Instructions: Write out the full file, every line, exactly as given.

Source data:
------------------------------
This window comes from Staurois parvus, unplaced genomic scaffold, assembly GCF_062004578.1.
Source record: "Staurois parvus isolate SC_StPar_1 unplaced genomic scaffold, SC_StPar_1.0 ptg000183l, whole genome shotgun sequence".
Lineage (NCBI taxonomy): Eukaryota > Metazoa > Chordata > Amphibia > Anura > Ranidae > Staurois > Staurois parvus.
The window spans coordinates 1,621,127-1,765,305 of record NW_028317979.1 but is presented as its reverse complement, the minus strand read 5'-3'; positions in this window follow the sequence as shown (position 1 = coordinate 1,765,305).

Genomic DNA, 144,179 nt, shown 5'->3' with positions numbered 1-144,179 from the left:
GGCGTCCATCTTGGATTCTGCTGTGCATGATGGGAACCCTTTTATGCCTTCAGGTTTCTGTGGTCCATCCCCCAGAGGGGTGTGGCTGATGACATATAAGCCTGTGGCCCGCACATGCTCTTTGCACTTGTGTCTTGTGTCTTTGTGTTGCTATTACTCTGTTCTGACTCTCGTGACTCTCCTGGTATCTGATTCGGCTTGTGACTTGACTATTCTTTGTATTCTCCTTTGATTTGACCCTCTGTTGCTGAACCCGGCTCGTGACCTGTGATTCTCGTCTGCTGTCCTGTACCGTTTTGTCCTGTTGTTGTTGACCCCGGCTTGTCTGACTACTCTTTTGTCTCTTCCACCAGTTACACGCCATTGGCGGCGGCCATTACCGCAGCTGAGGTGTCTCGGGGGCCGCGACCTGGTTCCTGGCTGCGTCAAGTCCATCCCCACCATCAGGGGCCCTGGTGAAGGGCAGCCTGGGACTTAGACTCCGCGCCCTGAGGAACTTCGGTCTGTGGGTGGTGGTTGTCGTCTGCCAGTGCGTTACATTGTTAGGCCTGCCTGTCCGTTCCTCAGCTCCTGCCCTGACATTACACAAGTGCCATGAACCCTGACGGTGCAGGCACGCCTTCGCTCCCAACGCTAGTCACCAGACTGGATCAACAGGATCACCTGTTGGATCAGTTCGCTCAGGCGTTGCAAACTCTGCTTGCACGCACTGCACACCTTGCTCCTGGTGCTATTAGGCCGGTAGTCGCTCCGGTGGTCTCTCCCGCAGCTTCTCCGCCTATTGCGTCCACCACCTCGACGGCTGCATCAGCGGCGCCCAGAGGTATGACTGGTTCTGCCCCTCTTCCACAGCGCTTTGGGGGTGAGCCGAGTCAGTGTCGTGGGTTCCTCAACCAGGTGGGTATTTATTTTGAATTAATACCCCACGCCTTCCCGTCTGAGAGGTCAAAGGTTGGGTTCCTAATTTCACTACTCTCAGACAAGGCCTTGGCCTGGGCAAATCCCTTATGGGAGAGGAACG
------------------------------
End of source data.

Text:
This window comes from Staurois parvus, unplaced genomic scaffold, assembly GCF_062004578.1.
Source record: "Staurois parvus isolate SC_StPar_1 unplaced genomic scaffold, SC_StPar_1.0 ptg000183l, whole genome shotgun sequence".
Lineage (NCBI taxonomy): Eukaryota > Metazoa > Chordata > Amphibia > Anura > Ranidae > Staurois > Staurois parvus.
The window spans coordinates 1,621,127-1,765,305 of record NW_028317979.1 but is presented as its reverse complement, the minus strand read 5'-3'; positions in this window follow the sequence as shown (position 1 = coordinate 1,765,305).

Genomic DNA, 144,179 nt, shown 5'->3' with positions numbered 1-144,179 from the left:
GGCGTCCATCTTGGATTCTGCTGTGCATGATGGGAACCCTTTTATGCCTTCAGGTTTCTGTGGTCCATCCCCCAGAGGGGTGTGGCTGATGACATATAAGCCTGTGGCCCGCACATGCTCTTTGCACTTGTGTCTTGTGTCTTTGTGTTGCTATTACTCTGTTCTGACTCTCGTGACTCTCCTGGTATCTGATTCGGCTTGTGACTTGACTATTCTTTGTATTCTCCTTTGATTTGACCCTCTGTTGCTGAACCCGGCTCGTGACCTGTGATTCTCGTCTGCTGTCCTGTACCGTTTTGTCCTGTTGTTGTTGACCCCGGCTTGTCTGACTACTCTTTTGTCTCTTCCACCAGTTACACGCCATTGGCGGCGGCCATTACCGCAGCTGAGGTGTCTCGGGGGCCGCGACCTGGTTCCTGGCTGCGTCAAGTCCATCCCCACCATCAGGGGCCCTGGTGAAGGGCAGCCTGGGACTTAGACTCCGCGCCCTGAGGAACTTCGGTCTGTGGGTGGTGGTTGTCGTCTGCCAGTGCGTTACATTGTTAGGCCTGCCTGTCCGTTCCTCAGCTCCTGCCCTGACATTACACAAGTGCCATGAACCCTGACGGTGCAGGCACGCCTTCGCTCCCAACGCTAGTCACCAGACTGGATCAACAGGATCACCTGTTGGATCAGTTCGCTCAGGCGTTGCAAACTCTGCTTGCACGCACTGCACACCTTGCTCCTGGTGCTATTAGGCCGGTAGTCGCTCCGGTGGTCTCTCCCGCAGCTTCTCCGCCTATTGCGTCCACCACCTCGACGGCTGCATCAGCGGCGCCCAGAGGTATGACTGGTTCTGCCCCTCTTCCACAGCGCTTTGGGGGTGAGCCGAGTCAGTGTCGTGGGTTCCTCAACCAGGTGGGTATTTATTTTGAATTAATACCCCACGCCTTCCCGTCTGAGAGGTCAAAGGTTGGGTTCCTAATTTCACTACTCTCAGACAAGGCCTTGGCCTGGGCAAATCCCTTATGGGAGAGGAACG